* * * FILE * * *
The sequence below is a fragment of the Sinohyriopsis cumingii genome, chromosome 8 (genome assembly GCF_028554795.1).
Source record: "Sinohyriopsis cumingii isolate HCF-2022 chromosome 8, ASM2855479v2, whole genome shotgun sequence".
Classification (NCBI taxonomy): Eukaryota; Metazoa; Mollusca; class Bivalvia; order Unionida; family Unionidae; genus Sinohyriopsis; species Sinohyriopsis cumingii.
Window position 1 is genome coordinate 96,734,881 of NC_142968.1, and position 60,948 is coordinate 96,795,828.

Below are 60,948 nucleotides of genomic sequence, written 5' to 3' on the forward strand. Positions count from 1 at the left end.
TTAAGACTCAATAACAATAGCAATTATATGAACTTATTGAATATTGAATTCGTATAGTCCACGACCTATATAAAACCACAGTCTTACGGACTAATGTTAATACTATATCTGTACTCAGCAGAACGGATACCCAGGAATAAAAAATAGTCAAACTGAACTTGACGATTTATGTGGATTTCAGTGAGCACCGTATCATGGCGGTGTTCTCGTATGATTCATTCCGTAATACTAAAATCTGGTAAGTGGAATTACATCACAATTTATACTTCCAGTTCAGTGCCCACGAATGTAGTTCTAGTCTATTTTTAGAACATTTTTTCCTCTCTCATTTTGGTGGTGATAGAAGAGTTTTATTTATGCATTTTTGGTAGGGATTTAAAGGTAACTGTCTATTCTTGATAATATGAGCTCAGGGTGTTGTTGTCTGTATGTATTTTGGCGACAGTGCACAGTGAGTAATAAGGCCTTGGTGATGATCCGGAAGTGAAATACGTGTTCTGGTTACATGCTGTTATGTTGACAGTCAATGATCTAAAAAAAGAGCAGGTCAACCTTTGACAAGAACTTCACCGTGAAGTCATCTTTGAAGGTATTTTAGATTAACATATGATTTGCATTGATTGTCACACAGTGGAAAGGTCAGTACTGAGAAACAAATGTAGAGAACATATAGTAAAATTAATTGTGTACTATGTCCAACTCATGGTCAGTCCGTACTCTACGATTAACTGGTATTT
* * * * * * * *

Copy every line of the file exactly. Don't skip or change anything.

The sequence below is a fragment of the Sinohyriopsis cumingii genome, chromosome 8 (genome assembly GCF_028554795.1).
Source record: "Sinohyriopsis cumingii isolate HCF-2022 chromosome 8, ASM2855479v2, whole genome shotgun sequence".
Classification (NCBI taxonomy): Eukaryota; Metazoa; Mollusca; class Bivalvia; order Unionida; family Unionidae; genus Sinohyriopsis; species Sinohyriopsis cumingii.
Window position 1 is genome coordinate 96,734,881 of NC_142968.1, and position 60,948 is coordinate 96,795,828.

Below are 60,948 nucleotides of genomic sequence, written 5' to 3' on the forward strand. Positions count from 1 at the left end.
TTAAGACTCAATAACAATAGCAATTATATGAACTTATTGAATATTGAATTCGTATAGTCCACGACCTATATAAAACCACAGTCTTACGGACTAATGTTAATACTATATCTGTACTCAGCAGAACGGATACCCAGGAATAAAAAATAGTCAAACTGAACTTGACGATTTATGTGGATTTCAGTGAGCACCGTATCATGGCGGTGTTCTCGTATGATTCATTCCGTAATACTAAAATCTGGTAAGTGGAATTACATCACAATTTATACTTCCAGTTCAGTGCCCACGAATGTAGTTCTAGTCTATTTTTAGAACATTTTTTCCTCTCTCATTTTGGTGGTGATAGAAGAGTTTTATTTATGCATTTTTGGTAGGGATTTAAAGGTAACTGTCTATTCTTGATAATATGAGCTCAGGGTGTTGTTGTCTGTATGTATTTTGGCGACAGTGCACAGTGAGTAATAAGGCCTTGGTGATGATCCGGAAGTGAAATACGTGTTCTGGTTACATGCTGTTATGTTGACAGTCAATGATCTAAAAAAAGAGCAGGTCAACCTTTGACAAGAACTTCACCGTGAAGTCATCTTTGAAGGTATTTTAGATTAACATATGATTTGCATTGATTGTCACACAGTGGAAAGGTCAGTACTGAGAAACAAATGTAGAGAACATATAGTAAAATTAATTGTGTACTATGTCCAACTCATGGTCAGTCCGTACTCTACGATTAACTGGTATTT